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Photographs by Robert Freidus. Formatting, perspective correction, and text by George P. Landow. You may use this image without prior permission for any scholarly or educational purpose as long as you (1) credit the photographer and (2) link your document to this URL in a web document or cite the Victorian Web in a print one.]
John Locke (1887) by an unknown sculptor. Former home of the College of Preceptors, designed by Frederick Pinches, Bloomsbury Square (South side), London WC1.
UCL's Bloombury Project explains that in 1846 Henry Stein Turrell of Brighton founded the organization, "originally known as the Society of Teachers," in order to "create and maintain professional standards in a profession which had at the time a poor reputation," and it "was incorporated by royal charter as the College of Preceptors in 1849" (Fifty Years). Beginning in 1847, the College published Edicational Times, which later became "the organ of the College. . . Alexander Isbister (sometime Headmaster of the Jews’ College) was editor of the Educational Times from 1861, and Dean of the College from 1872–1883; he was succeeded as Dean by H. W. Eve, Headmaster of University College School." As its activities and influence increased, the College needed larger quarters, at which point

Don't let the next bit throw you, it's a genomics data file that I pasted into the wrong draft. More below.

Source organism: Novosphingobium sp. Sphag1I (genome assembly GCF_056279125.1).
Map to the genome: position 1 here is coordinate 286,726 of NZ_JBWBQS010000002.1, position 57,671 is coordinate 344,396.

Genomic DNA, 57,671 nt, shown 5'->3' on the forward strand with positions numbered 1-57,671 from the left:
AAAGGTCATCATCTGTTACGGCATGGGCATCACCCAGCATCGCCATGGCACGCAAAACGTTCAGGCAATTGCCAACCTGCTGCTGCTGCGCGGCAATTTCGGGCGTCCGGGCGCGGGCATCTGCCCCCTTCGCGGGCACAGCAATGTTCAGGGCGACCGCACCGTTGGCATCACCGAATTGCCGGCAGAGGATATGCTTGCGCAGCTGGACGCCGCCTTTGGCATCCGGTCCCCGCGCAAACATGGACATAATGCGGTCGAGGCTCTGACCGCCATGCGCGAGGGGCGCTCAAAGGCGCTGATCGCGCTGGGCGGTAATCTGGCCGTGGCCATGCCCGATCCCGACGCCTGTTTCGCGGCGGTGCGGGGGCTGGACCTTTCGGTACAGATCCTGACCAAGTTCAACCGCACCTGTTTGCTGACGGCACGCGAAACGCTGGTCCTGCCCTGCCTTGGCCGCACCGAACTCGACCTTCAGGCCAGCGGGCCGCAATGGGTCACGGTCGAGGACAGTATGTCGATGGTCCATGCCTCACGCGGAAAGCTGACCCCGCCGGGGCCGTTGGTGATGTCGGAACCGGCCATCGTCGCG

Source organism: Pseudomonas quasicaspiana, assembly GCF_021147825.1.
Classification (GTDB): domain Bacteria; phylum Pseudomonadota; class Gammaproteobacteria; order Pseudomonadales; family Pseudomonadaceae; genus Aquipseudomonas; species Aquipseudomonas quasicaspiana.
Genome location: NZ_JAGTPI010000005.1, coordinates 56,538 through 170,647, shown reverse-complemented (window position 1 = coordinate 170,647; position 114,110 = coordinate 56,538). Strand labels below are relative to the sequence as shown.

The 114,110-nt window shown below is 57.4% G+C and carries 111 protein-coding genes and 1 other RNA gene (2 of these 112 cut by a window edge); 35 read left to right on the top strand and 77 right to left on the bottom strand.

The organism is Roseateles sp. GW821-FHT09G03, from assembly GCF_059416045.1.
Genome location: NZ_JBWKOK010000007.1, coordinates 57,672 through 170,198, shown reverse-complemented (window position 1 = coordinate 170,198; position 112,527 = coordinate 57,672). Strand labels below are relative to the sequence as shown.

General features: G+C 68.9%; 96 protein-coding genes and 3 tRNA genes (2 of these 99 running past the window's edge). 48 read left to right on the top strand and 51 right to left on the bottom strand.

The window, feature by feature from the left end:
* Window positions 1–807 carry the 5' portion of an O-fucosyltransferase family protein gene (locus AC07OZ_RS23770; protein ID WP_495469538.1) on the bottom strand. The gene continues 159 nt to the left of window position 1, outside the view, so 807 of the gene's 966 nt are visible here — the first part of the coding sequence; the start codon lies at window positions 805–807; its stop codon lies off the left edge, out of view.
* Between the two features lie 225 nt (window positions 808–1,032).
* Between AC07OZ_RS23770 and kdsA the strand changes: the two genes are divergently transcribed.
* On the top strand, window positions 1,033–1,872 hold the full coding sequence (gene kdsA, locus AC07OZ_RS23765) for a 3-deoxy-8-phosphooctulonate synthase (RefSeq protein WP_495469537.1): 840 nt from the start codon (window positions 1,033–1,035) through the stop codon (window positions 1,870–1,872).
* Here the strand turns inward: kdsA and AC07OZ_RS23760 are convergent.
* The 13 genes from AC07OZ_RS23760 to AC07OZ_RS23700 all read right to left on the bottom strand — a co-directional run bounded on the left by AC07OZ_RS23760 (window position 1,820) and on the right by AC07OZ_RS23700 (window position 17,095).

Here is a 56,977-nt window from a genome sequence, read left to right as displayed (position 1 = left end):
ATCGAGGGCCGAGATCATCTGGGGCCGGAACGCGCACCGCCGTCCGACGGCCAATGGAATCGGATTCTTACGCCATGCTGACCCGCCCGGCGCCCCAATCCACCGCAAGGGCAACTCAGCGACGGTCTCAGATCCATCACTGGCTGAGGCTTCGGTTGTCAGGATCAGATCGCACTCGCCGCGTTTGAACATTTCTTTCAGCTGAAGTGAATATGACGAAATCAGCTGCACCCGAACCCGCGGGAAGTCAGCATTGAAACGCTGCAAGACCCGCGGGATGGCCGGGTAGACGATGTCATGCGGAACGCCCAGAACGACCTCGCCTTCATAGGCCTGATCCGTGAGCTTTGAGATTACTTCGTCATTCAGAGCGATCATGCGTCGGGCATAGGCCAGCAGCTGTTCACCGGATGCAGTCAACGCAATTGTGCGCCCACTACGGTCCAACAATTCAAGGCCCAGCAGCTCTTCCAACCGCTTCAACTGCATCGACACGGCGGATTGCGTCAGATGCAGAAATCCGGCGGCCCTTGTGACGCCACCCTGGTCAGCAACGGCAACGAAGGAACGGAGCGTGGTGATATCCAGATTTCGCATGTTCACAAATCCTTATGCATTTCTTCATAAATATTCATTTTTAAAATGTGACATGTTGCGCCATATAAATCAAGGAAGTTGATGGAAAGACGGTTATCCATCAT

the architect Frederick Pinches designed a new building in red brick with dressings of Portland stone, and carved stone panels above the ground and first floor windows decorated with medallions of famous educators from John Locke and John Milton to Pestalozzi and Froebel.
. Portraits of the Swiss educator, who implemented the ideas of Rousseau, show him with a similar necktie and broad-collared coat.
Left: Former home of the College of Preceptors on which the bas relief portraits appear. Right: The third portrait of the educational pioneers, which does not resemble pictures of either Friedrich Froebel, the inventor of Kindergarten (1782-2852), or the poet John Milton. Can anyone identify this person? [click on images for larger pictures.]
"College of Preceptors." University College London site. Web. 18 July 2011.
Fifty Years of Progress in Education: A Review of the Work of the College of Preceptors from its Foundation in 1846 to its Jubilee in 1896. London: 1896.
"UCL Bloomsbury Project." University College London site. Web. 18 July 2011.
Last modified 18 July 2011